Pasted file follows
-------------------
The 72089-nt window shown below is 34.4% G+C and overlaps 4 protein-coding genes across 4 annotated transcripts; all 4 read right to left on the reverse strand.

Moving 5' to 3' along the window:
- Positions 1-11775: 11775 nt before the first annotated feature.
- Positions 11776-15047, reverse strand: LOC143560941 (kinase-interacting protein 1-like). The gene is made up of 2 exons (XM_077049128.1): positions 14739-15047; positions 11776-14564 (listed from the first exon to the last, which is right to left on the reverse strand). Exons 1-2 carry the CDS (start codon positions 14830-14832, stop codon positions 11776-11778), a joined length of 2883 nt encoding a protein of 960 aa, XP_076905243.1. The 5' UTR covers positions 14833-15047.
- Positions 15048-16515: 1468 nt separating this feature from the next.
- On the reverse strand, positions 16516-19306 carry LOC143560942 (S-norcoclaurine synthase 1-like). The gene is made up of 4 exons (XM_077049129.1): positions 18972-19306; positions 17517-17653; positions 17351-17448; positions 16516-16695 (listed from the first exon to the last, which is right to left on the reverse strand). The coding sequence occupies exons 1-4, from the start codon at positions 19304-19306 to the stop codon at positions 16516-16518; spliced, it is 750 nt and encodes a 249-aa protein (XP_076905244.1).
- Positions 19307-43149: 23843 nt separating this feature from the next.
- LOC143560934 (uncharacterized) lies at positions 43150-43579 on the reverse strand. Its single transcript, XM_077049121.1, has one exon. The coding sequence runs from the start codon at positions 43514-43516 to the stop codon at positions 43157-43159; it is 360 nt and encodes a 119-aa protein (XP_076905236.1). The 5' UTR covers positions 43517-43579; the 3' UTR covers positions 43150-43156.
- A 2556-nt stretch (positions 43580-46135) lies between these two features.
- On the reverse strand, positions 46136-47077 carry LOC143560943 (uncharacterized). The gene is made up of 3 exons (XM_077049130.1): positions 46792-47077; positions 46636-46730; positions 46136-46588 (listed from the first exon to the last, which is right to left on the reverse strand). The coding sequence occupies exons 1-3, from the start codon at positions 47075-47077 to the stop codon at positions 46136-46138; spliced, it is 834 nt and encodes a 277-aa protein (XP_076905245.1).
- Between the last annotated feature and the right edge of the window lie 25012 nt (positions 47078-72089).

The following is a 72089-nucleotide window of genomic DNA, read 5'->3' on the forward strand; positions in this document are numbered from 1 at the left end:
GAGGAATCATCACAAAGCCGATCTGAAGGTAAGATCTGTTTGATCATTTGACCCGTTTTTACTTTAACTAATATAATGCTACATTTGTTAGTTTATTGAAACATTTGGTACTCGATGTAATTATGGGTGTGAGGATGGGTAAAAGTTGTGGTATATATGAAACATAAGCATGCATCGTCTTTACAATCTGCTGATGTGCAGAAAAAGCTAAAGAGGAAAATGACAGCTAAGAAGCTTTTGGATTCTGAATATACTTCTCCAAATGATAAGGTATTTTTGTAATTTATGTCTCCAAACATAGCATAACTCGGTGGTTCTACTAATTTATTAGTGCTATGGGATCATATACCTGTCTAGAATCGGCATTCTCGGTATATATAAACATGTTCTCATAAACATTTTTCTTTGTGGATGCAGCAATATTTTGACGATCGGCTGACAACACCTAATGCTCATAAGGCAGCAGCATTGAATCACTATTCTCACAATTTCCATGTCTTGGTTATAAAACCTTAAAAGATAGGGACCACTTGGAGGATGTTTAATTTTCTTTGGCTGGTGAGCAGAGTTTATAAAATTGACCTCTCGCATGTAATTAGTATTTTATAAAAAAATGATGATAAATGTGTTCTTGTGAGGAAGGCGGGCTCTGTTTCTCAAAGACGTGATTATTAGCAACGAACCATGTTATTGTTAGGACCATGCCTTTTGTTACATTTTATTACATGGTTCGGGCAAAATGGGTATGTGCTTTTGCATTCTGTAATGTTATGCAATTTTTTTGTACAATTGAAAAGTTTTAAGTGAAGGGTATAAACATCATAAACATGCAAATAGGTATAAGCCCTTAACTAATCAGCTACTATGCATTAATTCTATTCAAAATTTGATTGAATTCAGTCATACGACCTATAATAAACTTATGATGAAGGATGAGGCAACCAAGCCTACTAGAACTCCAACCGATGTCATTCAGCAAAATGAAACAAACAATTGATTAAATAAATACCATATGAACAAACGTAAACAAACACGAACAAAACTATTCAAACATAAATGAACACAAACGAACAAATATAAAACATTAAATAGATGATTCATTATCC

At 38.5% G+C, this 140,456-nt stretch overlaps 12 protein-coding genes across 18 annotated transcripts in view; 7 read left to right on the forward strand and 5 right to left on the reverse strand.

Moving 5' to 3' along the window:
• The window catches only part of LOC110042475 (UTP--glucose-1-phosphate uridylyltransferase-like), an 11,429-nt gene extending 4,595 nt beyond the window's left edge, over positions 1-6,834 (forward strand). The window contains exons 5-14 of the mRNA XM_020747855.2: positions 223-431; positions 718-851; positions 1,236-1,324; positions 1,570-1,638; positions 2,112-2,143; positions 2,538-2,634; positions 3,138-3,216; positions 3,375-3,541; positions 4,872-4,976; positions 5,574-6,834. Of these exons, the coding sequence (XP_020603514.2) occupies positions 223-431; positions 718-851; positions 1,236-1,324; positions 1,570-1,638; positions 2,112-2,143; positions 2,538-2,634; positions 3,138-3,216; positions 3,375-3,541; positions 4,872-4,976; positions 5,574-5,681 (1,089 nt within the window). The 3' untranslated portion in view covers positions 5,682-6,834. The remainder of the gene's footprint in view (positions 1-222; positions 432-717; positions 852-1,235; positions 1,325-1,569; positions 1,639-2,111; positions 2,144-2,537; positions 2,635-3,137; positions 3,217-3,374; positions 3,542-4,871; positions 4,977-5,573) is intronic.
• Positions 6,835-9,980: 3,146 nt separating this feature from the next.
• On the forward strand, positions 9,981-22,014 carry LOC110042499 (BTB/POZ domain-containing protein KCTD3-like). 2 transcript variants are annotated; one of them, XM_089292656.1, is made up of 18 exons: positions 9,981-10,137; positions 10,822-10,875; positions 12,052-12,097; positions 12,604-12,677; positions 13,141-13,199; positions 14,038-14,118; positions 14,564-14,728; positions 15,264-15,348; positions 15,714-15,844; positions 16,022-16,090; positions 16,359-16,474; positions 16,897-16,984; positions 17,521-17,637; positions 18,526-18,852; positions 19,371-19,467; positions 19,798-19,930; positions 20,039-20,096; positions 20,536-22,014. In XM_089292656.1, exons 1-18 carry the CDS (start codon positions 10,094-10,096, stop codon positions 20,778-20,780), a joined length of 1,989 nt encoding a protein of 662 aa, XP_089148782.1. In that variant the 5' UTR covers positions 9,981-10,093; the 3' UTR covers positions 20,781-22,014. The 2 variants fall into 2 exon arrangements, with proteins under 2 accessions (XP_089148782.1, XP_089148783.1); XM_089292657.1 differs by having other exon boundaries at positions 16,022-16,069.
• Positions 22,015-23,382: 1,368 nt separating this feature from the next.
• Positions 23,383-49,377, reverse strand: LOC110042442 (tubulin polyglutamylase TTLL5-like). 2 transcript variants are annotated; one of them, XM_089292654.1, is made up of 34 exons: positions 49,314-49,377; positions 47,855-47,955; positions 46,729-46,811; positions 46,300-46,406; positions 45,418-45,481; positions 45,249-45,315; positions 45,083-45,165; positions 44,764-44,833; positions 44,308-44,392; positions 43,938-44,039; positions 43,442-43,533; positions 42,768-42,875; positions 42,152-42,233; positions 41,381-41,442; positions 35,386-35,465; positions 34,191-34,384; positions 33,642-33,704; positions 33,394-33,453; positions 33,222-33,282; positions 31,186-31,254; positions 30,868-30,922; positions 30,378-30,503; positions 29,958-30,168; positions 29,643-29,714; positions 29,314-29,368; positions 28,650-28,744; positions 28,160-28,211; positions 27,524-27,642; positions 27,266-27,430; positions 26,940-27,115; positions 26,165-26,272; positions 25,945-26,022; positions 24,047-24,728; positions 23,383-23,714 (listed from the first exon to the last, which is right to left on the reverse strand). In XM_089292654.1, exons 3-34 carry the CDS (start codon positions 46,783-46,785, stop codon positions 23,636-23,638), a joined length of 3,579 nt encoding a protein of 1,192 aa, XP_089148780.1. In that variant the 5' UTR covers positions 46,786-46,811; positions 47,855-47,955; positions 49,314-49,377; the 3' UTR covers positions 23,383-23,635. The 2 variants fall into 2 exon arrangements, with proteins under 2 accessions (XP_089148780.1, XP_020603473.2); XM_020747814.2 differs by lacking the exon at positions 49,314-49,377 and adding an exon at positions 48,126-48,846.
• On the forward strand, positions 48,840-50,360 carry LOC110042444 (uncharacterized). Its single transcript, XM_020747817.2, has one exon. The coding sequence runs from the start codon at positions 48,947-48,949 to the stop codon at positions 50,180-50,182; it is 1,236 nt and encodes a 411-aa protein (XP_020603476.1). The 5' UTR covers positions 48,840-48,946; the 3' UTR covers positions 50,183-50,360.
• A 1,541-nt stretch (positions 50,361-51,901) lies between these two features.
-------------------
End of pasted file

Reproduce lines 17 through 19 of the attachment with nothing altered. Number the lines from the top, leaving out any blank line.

• Positions 6,835-9,980: 3,146 nt separating this feature from the next.
• On the forward strand, positions 9,981-22,014 carry LOC110042499 (BTB/POZ domain-containing protein KCTD3-like). 2 transcript variants are annotated; one of them, XM_089292656.1, is made up of 18 exons: positions 9,981-10,137; positions 10,822-10,875; positions 12,052-12,097; positions 12,604-12,677; positions 13,141-13,199; positions 14,038-14,118; positions 14,564-14,728; positions 15,264-15,348; positions 15,714-15,844; positions 16,022-16,090; positions 16,359-16,474; positions 16,897-16,984; positions 17,521-17,637; positions 18,526-18,852; positions 19,371-19,467; positions 19,798-19,930; positions 20,039-20,096; positions 20,536-22,014. In XM_089292656.1, exons 1-18 carry the CDS (start codon positions 10,094-10,096, stop codon positions 20,778-20,780), a joined length of 1,989 nt encoding a protein of 662 aa, XP_089148782.1. In that variant the 5' UTR covers positions 9,981-10,093; the 3' UTR covers positions 20,781-22,014. The 2 variants fall into 2 exon arrangements, with proteins under 2 accessions (XP_089148782.1, XP_089148783.1); XM_089292657.1 differs by having other exon boundaries at positions 16,022-16,069.
• Positions 22,015-23,382: 1,368 nt separating this feature from the next.